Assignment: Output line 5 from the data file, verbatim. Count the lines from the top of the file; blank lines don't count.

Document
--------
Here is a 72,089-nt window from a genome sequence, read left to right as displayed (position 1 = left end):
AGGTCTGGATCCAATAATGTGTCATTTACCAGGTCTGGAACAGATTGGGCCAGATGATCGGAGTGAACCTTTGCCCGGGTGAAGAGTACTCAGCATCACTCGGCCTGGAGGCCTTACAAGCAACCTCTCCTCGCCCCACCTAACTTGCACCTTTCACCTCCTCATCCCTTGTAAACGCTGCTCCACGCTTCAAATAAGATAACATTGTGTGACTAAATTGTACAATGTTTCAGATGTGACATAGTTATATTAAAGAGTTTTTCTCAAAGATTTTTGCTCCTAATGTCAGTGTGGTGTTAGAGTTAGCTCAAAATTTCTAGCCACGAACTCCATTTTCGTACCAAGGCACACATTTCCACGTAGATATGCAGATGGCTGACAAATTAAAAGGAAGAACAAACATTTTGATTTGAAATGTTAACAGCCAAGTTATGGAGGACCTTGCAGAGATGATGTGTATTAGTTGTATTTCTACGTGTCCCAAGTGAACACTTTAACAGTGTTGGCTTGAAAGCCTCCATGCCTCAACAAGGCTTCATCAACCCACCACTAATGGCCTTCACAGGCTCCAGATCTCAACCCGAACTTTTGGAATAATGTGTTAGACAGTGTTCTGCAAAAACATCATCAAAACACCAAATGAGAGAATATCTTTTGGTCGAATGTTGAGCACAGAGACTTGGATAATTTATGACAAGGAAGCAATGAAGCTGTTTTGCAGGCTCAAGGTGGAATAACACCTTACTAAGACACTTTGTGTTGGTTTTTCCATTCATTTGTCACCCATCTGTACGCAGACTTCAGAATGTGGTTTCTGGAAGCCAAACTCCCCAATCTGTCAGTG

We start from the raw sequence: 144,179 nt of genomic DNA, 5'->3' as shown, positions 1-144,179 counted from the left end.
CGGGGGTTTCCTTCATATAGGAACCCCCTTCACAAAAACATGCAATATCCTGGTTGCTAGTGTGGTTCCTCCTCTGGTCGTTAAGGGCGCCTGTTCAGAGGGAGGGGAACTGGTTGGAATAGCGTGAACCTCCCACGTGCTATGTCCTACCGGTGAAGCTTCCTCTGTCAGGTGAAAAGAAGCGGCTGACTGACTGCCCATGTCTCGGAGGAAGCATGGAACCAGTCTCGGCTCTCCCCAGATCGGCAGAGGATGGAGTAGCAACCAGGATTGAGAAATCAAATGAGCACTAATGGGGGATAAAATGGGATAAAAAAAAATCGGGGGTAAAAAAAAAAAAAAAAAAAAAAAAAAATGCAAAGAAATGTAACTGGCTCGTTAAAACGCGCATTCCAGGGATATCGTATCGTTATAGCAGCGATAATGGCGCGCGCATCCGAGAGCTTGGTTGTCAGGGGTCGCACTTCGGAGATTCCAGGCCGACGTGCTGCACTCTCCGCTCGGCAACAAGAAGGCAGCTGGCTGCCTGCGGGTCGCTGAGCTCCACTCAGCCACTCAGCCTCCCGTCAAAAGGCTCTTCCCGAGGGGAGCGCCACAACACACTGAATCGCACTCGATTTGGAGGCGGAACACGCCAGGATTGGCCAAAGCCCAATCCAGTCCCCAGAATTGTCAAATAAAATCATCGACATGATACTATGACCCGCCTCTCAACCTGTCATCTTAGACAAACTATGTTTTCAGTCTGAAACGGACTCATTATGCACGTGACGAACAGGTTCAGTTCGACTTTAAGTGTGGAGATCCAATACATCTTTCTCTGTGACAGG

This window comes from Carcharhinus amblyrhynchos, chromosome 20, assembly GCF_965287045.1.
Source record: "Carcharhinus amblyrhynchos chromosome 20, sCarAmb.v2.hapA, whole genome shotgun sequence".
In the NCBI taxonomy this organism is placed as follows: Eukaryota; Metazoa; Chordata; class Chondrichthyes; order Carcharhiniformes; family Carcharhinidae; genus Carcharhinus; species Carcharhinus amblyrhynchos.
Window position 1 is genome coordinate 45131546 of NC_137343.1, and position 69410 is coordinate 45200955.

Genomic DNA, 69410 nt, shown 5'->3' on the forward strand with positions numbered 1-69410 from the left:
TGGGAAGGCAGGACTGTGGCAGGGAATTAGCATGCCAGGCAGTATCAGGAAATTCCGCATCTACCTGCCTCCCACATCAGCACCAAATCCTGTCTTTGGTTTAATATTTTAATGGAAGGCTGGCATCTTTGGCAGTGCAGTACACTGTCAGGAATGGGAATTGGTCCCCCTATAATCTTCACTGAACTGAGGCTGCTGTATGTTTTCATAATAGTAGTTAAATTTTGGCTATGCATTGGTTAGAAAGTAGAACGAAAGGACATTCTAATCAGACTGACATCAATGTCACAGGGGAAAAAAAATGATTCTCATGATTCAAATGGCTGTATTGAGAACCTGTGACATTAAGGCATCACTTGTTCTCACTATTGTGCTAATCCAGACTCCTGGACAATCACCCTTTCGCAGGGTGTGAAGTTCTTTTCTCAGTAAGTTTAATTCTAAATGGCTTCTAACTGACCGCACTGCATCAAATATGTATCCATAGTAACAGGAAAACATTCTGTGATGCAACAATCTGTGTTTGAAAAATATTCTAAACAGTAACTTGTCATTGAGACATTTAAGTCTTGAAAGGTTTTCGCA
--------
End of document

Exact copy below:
This window comes from Carcharhinus amblyrhynchos, chromosome 20, assembly GCF_965287045.1.